The illicit aggression by China with regards to the Spratly Islands dispute reminds us of Japan’s clandestine operations prior to World War II. Japanese merchants entered the Philippines through the north, posing as merchants and traders, and as the war unfolded they became officers of the Imperial army.

After so-so-successful war encounters with the Russians and Chinese, Japan considered itself a superpower then and had plans for Southeast Asia when they declared in 1938 the New Order for East Asia. This declaration of Japan’s plans for dominance in the region further deteriorated its relations with western nations.

Subsequently in 1939, the United States announced its withdrawal from its commercial treaty with Japan. Two years later, American volunteer pilots begin to arrive in China. They began to wreak havoc on Japanese forces. Then in 1941, the United States, which at the time supplied 80 percent of Japanese oil imports, initiated a complete oil embargo, threatening to cripple both the Japanese economy and its military.

On December 7, 1941 Japan attacked Pearl Harbor. The United States and China formally declared war on Japan the next day.

There are parallelisms between then and now.

China is at the height of its economic power and military might now. It is on its way to become a No. 1 superpower, even exceeding the US and others. The dragon is spewing fires of conquest. The Spratly Island bullying is just a start.

The US, with its wait-till-they stumble foreign policy, is just waiting. Waiting for the enemy to make a false move is part of the waiting game.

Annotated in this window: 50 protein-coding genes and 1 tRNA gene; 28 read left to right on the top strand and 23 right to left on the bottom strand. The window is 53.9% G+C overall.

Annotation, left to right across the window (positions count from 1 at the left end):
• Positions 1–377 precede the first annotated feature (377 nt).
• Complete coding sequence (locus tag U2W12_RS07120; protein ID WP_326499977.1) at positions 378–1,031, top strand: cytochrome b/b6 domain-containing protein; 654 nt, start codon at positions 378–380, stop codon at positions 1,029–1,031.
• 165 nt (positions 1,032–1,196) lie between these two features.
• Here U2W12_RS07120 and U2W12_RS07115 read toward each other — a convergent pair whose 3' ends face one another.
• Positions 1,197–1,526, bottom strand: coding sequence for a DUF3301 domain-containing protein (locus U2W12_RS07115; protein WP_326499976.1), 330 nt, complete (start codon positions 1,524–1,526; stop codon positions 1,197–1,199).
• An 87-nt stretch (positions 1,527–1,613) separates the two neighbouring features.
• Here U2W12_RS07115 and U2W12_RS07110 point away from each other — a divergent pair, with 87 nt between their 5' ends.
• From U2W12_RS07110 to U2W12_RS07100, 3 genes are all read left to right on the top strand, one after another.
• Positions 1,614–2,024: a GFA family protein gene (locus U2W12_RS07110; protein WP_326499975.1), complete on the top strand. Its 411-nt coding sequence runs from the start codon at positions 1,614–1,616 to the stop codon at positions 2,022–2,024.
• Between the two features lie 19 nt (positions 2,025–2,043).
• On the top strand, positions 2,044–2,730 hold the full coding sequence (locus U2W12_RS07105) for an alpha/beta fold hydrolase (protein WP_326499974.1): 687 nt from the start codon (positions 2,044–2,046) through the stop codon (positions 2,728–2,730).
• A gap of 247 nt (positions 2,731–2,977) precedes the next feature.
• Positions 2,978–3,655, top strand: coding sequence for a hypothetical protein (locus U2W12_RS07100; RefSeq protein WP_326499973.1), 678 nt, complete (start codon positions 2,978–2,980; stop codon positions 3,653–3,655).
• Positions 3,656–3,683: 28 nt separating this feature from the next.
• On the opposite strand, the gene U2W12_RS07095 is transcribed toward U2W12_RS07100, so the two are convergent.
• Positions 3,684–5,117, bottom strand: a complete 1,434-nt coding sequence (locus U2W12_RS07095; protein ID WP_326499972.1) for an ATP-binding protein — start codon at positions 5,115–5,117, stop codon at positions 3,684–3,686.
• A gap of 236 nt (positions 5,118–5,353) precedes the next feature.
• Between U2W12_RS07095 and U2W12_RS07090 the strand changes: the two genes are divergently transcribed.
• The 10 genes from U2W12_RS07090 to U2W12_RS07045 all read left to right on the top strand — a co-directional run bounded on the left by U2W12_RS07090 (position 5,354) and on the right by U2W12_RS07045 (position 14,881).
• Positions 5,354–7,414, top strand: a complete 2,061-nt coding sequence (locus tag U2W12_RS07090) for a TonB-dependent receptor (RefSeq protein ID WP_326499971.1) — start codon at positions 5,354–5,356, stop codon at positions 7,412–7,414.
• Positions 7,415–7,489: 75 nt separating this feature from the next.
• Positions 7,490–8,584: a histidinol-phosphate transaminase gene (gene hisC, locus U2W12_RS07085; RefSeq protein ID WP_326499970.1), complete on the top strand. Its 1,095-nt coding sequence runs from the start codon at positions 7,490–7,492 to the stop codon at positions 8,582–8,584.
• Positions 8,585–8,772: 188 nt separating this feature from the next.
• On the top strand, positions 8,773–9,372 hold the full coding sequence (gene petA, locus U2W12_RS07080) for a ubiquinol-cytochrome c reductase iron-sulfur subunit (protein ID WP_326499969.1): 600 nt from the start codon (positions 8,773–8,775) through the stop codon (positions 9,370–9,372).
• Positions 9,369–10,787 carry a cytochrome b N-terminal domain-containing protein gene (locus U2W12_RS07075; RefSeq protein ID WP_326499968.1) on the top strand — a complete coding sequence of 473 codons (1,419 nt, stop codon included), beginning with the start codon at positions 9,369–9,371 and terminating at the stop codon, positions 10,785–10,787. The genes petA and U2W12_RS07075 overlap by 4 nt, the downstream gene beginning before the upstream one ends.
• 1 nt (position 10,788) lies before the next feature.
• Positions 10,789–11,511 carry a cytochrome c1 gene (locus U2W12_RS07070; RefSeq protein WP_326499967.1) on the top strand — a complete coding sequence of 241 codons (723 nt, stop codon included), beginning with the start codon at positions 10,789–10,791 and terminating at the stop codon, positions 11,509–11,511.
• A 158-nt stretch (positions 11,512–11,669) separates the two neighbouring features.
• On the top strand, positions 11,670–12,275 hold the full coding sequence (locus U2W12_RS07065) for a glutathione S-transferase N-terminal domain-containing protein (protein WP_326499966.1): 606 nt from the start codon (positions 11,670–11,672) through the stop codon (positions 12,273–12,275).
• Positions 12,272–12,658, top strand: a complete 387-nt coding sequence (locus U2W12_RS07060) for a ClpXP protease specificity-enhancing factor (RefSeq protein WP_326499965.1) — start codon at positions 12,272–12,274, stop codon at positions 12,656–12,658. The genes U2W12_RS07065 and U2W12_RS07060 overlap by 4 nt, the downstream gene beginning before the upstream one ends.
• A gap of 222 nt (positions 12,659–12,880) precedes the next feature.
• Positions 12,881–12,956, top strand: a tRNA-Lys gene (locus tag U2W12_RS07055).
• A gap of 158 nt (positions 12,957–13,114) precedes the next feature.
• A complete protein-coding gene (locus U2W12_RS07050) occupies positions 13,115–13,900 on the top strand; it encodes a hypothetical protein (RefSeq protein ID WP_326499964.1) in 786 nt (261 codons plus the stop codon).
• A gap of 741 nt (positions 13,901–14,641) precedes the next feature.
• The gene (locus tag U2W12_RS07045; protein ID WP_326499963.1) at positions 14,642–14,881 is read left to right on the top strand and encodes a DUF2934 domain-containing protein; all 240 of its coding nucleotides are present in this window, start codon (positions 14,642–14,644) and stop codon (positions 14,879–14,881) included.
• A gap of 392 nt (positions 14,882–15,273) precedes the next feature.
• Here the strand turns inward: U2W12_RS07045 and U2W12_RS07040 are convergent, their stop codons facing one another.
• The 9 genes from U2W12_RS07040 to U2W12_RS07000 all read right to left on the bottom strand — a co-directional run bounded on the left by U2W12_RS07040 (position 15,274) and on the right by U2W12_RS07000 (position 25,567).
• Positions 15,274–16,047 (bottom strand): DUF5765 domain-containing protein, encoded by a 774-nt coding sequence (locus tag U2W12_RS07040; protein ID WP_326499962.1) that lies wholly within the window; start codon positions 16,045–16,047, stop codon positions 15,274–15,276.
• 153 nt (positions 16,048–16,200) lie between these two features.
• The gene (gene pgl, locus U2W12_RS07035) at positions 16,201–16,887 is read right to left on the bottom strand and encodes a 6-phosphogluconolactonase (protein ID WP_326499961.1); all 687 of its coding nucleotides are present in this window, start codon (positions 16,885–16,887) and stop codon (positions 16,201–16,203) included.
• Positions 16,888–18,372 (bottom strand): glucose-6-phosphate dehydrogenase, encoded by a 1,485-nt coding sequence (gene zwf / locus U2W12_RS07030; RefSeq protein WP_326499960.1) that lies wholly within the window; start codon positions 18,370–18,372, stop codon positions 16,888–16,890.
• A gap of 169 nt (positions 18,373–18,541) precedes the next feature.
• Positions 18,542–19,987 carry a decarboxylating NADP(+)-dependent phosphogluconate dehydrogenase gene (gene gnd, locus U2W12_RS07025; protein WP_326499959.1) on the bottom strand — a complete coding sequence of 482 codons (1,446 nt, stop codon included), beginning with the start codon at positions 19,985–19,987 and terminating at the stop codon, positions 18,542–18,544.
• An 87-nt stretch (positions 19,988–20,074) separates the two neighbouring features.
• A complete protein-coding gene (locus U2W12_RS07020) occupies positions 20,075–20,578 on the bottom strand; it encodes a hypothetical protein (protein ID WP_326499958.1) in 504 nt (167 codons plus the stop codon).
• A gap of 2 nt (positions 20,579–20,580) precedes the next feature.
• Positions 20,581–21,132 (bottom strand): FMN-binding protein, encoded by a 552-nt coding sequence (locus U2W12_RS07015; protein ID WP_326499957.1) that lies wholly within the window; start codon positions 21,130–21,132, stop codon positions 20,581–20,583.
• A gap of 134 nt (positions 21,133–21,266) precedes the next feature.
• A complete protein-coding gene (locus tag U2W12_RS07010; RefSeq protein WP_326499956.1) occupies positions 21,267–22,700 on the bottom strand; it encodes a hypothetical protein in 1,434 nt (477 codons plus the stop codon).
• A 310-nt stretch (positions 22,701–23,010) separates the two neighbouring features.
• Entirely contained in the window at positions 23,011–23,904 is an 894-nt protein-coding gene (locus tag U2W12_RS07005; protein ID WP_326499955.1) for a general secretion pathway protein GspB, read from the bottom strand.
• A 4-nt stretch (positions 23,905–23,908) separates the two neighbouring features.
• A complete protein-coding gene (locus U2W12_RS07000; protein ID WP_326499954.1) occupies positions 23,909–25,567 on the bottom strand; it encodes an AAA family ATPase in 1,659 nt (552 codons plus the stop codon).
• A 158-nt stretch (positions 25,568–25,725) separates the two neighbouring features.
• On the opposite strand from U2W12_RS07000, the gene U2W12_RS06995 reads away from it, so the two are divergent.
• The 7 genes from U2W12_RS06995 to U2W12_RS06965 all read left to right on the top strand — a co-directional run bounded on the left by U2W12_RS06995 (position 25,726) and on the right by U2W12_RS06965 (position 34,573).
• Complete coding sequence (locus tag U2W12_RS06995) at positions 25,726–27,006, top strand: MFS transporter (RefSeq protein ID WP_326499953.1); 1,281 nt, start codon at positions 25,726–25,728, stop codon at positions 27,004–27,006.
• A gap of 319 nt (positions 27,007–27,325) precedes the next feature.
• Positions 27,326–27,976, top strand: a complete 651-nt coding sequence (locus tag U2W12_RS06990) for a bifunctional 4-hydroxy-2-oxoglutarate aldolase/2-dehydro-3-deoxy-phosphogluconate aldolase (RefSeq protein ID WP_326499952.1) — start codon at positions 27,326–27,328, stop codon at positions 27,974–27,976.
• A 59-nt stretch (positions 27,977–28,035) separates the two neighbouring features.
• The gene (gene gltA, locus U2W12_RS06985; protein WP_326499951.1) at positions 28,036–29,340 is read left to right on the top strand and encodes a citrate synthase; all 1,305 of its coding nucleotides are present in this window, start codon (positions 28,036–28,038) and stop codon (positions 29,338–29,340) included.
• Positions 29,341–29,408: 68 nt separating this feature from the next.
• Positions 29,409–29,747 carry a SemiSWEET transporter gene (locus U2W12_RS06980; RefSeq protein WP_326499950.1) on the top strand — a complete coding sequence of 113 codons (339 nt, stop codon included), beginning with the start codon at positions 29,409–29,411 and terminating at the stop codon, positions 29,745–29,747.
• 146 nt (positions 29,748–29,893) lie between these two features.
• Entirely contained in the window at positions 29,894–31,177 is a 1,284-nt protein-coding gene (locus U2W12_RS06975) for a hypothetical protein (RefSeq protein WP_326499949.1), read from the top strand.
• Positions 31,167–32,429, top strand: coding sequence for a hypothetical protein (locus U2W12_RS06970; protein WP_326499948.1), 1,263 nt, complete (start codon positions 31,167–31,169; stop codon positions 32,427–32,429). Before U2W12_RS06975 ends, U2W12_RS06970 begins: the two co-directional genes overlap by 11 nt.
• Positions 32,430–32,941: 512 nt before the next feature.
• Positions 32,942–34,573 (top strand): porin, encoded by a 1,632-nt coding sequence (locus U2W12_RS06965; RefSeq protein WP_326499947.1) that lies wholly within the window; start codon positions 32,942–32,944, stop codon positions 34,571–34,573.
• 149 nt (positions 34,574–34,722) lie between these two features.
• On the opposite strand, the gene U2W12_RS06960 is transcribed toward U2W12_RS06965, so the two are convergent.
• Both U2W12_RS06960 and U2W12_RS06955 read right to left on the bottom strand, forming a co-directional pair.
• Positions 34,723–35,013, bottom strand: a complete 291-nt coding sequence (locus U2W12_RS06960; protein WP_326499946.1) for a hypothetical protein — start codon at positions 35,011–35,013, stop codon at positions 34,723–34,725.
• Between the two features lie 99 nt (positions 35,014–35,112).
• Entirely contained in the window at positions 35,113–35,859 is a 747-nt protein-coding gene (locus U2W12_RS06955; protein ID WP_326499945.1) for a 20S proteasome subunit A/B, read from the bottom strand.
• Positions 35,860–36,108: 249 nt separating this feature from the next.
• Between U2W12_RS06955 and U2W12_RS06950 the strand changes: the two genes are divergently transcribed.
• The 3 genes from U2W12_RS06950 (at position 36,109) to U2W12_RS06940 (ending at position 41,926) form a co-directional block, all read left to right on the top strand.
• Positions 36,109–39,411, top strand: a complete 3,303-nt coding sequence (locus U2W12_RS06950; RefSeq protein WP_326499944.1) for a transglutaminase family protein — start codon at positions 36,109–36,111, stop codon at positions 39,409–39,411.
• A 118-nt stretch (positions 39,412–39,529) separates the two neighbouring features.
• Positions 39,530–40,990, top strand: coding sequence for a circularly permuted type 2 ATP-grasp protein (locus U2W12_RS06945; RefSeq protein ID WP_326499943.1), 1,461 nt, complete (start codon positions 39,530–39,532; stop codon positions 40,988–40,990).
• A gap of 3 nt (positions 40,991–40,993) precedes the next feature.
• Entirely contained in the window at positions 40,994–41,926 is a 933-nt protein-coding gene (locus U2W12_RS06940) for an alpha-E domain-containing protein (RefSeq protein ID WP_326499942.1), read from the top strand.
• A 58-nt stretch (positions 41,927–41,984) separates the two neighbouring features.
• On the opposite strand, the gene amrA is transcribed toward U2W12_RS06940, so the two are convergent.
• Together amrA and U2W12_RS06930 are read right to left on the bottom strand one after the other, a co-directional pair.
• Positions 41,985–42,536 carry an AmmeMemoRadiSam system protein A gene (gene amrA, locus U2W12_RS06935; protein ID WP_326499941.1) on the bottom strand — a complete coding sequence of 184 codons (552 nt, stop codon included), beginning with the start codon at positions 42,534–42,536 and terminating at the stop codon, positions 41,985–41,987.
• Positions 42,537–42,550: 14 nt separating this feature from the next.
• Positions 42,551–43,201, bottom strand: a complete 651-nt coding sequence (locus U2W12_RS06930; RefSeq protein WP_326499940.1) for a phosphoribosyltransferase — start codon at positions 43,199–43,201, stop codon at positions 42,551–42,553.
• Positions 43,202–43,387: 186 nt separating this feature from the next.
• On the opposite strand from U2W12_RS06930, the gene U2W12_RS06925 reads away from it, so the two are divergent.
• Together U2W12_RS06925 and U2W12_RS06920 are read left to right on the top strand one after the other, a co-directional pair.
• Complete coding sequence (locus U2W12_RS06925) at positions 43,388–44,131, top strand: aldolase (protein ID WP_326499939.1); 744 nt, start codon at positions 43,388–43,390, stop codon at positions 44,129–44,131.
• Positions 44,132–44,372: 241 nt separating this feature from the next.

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Whether the other superpowers like Germany, UK and NATO allies will allow China to become No. 1 remains to be seen. The rise to the very top will not be easy. It is within the realm of justifiable speculation that China may have given the US veiled threats, causing the US to come up a stance of neutrality regarding the Spratlys. It is not unlikely that the other countries like the US owe China favors.

China is arrogant and unafraid. It is no longer the waking dragon; it is now the rampaging elephant. The Philippines relies on the US and the US alone, and has never thought to develop ties with other countries, much less any country within the Southeast Asian sphere. It is time that a foreign policy be established that will make the Philippines self-reliant even if it is to stop problems from within the country and not rely on another foreign power to fight our troubles for us.

The waiting game is a game of “sabong”(cockfight). Call it “chicken” game if you will, and we know even now which rooster will win.